If you have an indoor/outdoor cat, you could be in greater danger of being infected by the corona virus—yes, through your cat. I’m not suggesting that your cat could catch the virus and transmit it to you—not in the usual sense. What I’m concerned about is that someone with the infection might invite your cat inside or into their yard and pet her. When she comes home for supper, she could carry those droplets you keep hearing about and infect your entire household.
What to do? Maybe get into the habit of wiping her down with a damp towel or a pet-safe disinfectant wipe when she returns home. (There are a variety of disinfectant wipes designed for cats—order some today.)
If you let your cat outside for even part of the day, you don’t know for sure where she goes. You may think you do, but you could be dead wrong. Mama always thought her cat, Smokey, stayed in the yard. He was always in the yard when she looked for him. If he did wander, he wasn’t gone for long. And when she couldn’t find him, he was usually located in the garage taking a nap. When she heard from two neighbors that he often visited them, she was stunned. One of them would even invite him inside to visit. You don’t want that to happen these days.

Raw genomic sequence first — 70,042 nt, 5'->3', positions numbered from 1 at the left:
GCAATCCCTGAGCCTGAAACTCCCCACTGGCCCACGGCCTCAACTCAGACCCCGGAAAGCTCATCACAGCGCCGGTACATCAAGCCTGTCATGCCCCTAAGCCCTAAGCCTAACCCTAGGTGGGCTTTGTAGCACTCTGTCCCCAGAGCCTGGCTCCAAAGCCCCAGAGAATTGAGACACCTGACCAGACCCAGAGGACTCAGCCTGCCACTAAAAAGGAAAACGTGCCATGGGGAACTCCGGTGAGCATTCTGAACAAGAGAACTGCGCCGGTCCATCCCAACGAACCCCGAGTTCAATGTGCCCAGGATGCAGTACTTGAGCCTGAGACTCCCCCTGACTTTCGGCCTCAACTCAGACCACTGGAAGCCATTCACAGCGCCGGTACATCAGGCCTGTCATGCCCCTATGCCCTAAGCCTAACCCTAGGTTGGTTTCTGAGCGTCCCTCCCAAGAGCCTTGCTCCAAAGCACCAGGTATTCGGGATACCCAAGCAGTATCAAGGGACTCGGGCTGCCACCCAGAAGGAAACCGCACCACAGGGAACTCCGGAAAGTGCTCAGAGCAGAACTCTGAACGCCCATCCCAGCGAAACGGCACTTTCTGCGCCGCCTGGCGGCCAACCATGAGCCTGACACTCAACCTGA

The best remedy would be to turn your cat into an inside-only cat. At least until it’s safe out there. It’s something to consider.
And for those of you with indoor kitties, if you have a visitor, or a delivery, do not let them pet your cat. You’ve heard that the infection can last on certain surfaces for long periods of time. Evidently they don’t believe the corona virus can live on fur for long, but it’s still a good practice to be safe.